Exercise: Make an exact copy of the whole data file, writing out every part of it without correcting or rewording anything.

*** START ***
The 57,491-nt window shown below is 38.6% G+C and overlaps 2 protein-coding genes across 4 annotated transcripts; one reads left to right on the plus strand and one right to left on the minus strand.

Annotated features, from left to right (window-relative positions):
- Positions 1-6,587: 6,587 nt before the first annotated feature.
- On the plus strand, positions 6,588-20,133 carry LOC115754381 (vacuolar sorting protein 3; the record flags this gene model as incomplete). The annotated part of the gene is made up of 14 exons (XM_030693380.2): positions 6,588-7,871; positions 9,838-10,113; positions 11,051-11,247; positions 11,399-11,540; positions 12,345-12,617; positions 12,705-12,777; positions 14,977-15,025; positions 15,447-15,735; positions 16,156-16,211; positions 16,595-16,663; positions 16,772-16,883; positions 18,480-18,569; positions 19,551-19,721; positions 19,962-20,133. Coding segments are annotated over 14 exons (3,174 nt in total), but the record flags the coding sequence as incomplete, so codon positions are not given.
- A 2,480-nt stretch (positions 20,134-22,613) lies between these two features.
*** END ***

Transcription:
The 57,491-nt window shown below is 38.6% G+C and overlaps 2 protein-coding genes across 4 annotated transcripts; one reads left to right on the plus strand and one right to left on the minus strand.

Annotated features, from left to right (window-relative positions):
- Positions 1-6,587: 6,587 nt before the first annotated feature.
- On the plus strand, positions 6,588-20,133 carry LOC115754381 (vacuolar sorting protein 3; the record flags this gene model as incomplete). The annotated part of the gene is made up of 14 exons (XM_030693380.2): positions 6,588-7,871; positions 9,838-10,113; positions 11,051-11,247; positions 11,399-11,540; positions 12,345-12,617; positions 12,705-12,777; positions 14,977-15,025; positions 15,447-15,735; positions 16,156-16,211; positions 16,595-16,663; positions 16,772-16,883; positions 18,480-18,569; positions 19,551-19,721; positions 19,962-20,133. Coding segments are annotated over 14 exons (3,174 nt in total), but the record flags the coding sequence as incomplete, so codon positions are not given.
- A 2,480-nt stretch (positions 20,134-22,613) lies between these two features.